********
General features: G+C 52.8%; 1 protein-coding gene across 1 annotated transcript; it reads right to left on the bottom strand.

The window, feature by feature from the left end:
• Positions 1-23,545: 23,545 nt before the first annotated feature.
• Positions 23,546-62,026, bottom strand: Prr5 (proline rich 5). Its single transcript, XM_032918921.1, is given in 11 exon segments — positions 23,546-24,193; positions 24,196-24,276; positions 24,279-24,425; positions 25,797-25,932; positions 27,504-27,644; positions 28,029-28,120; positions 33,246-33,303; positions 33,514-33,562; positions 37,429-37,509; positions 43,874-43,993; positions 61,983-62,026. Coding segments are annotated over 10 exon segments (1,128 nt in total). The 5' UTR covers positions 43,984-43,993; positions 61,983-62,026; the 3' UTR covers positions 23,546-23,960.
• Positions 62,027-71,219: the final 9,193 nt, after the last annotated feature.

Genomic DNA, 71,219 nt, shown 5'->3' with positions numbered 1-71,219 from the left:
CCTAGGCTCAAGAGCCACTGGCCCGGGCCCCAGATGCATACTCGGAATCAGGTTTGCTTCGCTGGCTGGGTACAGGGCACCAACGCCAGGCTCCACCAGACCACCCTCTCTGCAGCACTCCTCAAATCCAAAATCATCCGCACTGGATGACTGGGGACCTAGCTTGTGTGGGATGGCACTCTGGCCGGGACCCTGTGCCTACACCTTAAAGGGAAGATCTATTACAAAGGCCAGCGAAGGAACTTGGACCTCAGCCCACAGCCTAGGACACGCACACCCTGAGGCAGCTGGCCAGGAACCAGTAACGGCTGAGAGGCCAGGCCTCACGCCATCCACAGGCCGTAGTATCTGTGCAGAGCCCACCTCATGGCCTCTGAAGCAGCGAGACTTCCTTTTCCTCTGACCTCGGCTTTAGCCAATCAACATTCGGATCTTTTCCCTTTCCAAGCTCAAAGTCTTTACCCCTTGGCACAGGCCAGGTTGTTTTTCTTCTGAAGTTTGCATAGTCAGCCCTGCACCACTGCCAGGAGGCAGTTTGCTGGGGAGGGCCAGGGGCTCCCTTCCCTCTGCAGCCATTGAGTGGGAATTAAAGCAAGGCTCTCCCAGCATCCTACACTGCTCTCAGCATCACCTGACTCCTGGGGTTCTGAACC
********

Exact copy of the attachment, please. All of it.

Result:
General features: G+C 52.8%; 1 protein-coding gene across 1 annotated transcript; it reads right to left on the bottom strand.

The window, feature by feature from the left end:
• Positions 1-23,545: 23,545 nt before the first annotated feature.
• Positions 23,546-62,026, bottom strand: Prr5 (proline rich 5). Its single transcript, XM_032918921.1, is given in 11 exon segments — positions 23,546-24,193; positions 24,196-24,276; positions 24,279-24,425; positions 25,797-25,932; positions 27,504-27,644; positions 28,029-28,120; positions 33,246-33,303; positions 33,514-33,562; positions 37,429-37,509; positions 43,874-43,993; positions 61,983-62,026. Coding segments are annotated over 10 exon segments (1,128 nt in total). The 5' UTR covers positions 43,984-43,993; positions 61,983-62,026; the 3' UTR covers positions 23,546-23,960.
• Positions 62,027-71,219: the final 9,193 nt, after the last annotated feature.

Genomic DNA, 71,219 nt, shown 5'->3' with positions numbered 1-71,219 from the left:
CCTAGGCTCAAGAGCCACTGGCCCGGGCCCCAGATGCATACTCGGAATCAGGTTTGCTTCGCTGGCTGGGTACAGGGCACCAACGCCAGGCTCCACCAGACCACCCTCTCTGCAGCACTCCTCAAATCCAAAATCATCCGCACTGGATGACTGGGGACCTAGCTTGTGTGGGATGGCACTCTGGCCGGGACCCTGTGCCTACACCTTAAAGGGAAGATCTATTACAAAGGCCAGCGAAGGAACTTGGACCTCAGCCCACAGCCTAGGACACGCACACCCTGAGGCAGCTGGCCAGGAACCAGTAACGGCTGAGAGGCCAGGCCTCACGCCATCCACAGGCCGTAGTATCTGTGCAGAGCCCACCTCATGGCCTCTGAAGCAGCGAGACTTCCTTTTCCTCTGACCTCGGCTTTAGCCAATCAACATTCGGATCTTTTCCCTTTCCAAGCTCAAAGTCTTTACCCCTTGGCACAGGCCAGGTTGTTTTTCTTCTGAAGTTTGCATAGTCAGCCCTGCACCACTGCCAGGAGGCAGTTTGCTGGGGAGGGCCAGGGGCTCCCTTCCCTCTGCAGCCATTGAGTGGGAATTAAAGCAAGGCTCTCCCAGCATCCTACACTGCTCTCAGCATCACCTGACTCCTGGGGTTCTGAACC